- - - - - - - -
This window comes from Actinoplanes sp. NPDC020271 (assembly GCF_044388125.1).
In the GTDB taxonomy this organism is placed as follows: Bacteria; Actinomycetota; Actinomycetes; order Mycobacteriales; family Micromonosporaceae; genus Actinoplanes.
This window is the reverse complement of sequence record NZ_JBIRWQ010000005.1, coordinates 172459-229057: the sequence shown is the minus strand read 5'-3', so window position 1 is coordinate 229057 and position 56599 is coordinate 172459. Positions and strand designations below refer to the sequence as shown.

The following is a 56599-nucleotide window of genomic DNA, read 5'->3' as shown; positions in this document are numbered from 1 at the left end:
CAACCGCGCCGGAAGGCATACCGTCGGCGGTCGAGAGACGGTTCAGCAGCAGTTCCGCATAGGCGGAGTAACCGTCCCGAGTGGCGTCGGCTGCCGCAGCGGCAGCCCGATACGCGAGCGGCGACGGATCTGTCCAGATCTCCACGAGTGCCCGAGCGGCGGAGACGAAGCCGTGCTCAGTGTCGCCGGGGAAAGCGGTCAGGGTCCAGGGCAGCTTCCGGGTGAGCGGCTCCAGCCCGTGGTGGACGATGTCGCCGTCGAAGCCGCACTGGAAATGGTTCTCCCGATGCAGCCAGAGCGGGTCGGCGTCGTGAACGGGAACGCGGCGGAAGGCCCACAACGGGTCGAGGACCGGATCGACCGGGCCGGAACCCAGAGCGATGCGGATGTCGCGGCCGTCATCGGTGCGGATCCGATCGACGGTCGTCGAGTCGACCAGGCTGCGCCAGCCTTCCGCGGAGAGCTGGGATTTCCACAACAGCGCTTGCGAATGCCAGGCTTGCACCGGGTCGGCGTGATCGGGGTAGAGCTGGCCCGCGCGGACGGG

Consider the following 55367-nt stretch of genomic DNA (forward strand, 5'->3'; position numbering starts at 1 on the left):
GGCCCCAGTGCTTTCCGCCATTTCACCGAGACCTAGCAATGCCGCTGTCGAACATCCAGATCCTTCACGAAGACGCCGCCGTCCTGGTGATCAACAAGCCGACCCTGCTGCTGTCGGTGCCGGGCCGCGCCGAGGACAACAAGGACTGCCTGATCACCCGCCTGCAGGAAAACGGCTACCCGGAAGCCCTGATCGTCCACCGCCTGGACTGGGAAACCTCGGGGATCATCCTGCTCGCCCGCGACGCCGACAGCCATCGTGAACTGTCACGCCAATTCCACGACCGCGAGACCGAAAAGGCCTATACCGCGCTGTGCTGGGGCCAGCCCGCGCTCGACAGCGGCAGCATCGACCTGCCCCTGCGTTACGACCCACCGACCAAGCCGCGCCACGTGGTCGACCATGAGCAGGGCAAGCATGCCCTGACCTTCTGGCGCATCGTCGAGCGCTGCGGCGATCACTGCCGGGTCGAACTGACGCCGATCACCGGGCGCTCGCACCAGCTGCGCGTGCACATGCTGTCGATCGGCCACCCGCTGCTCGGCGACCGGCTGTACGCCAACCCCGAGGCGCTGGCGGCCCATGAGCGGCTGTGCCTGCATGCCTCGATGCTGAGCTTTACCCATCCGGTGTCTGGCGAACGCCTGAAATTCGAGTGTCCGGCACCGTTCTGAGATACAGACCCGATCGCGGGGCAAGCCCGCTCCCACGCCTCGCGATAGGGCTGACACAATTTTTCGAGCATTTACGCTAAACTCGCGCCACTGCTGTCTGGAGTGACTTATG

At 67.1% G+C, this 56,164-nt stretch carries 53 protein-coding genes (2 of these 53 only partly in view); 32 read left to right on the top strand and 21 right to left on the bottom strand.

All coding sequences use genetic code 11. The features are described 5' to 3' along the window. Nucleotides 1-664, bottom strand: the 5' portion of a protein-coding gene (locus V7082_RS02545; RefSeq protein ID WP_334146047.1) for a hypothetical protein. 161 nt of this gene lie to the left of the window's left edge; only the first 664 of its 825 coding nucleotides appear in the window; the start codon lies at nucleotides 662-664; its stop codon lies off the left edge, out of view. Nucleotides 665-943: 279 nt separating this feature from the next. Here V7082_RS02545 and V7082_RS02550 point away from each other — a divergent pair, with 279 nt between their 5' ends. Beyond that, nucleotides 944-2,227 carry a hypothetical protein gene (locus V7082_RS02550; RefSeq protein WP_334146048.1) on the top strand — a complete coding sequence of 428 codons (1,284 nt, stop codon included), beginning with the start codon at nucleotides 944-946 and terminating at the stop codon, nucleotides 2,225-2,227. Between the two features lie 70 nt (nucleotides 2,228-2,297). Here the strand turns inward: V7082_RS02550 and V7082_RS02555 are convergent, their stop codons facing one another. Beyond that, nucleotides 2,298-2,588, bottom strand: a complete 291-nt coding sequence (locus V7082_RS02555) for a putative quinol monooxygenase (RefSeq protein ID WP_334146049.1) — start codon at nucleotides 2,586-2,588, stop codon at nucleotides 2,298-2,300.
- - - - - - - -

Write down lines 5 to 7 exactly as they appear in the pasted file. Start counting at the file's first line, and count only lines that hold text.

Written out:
CAACCGCGCCGGAAGGCATACCGTCGGCGGTCGAGAGACGGTTCAGCAGCAGTTCCGCATAGGCGGAGTAACCGTCCCGAGTGGCGTCGGCTGCCGCAGCGGCAGCCCGATACGCGAGCGGCGACGGATCTGTCCAGATCTCCACGAGTGCCCGAGCGGCGGAGACGAAGCCGTGCTCAGTGTCGCCGGGGAAAGCGGTCAGGGTCCAGGGCAGCTTCCGGGTGAGCGGCTCCAGCCCGTGGTGGACGATGTCGCCGTCGAAGCCGCACTGGAAATGGTTCTCCCGATGCAGCCAGAGCGGGTCGGCGTCGTGAACGGGAACGCGGCGGAAGGCCCACAACGGGTCGAGGACCGGATCGACCGGGCCGGAACCCAGAGCGATGCGGATGTCGCGGCCGTCATCGGTGCGGATCCGATCGACGGTCGTCGAGTCGACCAGGCTGCGCCAGCCTTCCGCGGAGAGCTGGGATTTCCACAACAGCGCTTGCGAATGCCAGGCTTGCACCGGGTCGGCGTGATCGGGGTAGAGCTGGCCCGCGCGGACGGG

Consider the following 55367-nt stretch of genomic DNA (forward strand, 5'->3'; position numbering starts at 1 on the left):
GGCCCCAGTGCTTTCCGCCATTTCACCGAGACCTAGCAATGCCGCTGTCGAACATCCAGATCCTTCACGAAGACGCCGCCGTCCTGGTGATCAACAAGCCGACCCTGCTGCTGTCGGTGCCGGGCCGCGCCGAGGACAACAAGGACTGCCTGATCACCCGCCTGCAGGAAAACGGCTACCCGGAAGCCCTGATCGTCCACCGCCTGGACTGGGAAACCTCGGGGATCATCCTGCTCGCCCGCGACGCCGACAGCCATCGTGAACTGTCACGCCAATTCCACGACCGCGAGACCGAAAAGGCCTATACCGCGCTGTGCTGGGGCCAGCCCGCGCTCGACAGCGGCAGCATCGACCTGCCCCTGCGTTACGACCCACCGACCAAGCCGCGCCACGTGGTCGACCATGAGCAGGGCAAGCATGCCCTGACCTTCTGGCGCATCGTCGAGCGCTGCGGCGATCACTGCCGGGTCGAACTGACGCCGATCACCGGGCGCTCGCACCAGCTGCGCGTGCACATGCTGTCGATCGGCCACCCGCTGCTCGGCGACCGGCTGTACGCCAACCCCGAGGCGCTGGCGGCCCATGAGCGGCTGTGCCTGCATGCCTCGATGCTGAGCTTTACCCATCCGGTGTCTGGCGAACGCCTGAAATTCGAGTGTCCGGCACCGTTCTGAGATACAGACCCGATCGCGGGGCAAGCCCGCTCCCACGCCTCGCGATAGGGCTGACACAATTTTTCGAGCATTTACGCTAAACTCGCGCCACTGCTGTCTGGAGTGACTTATG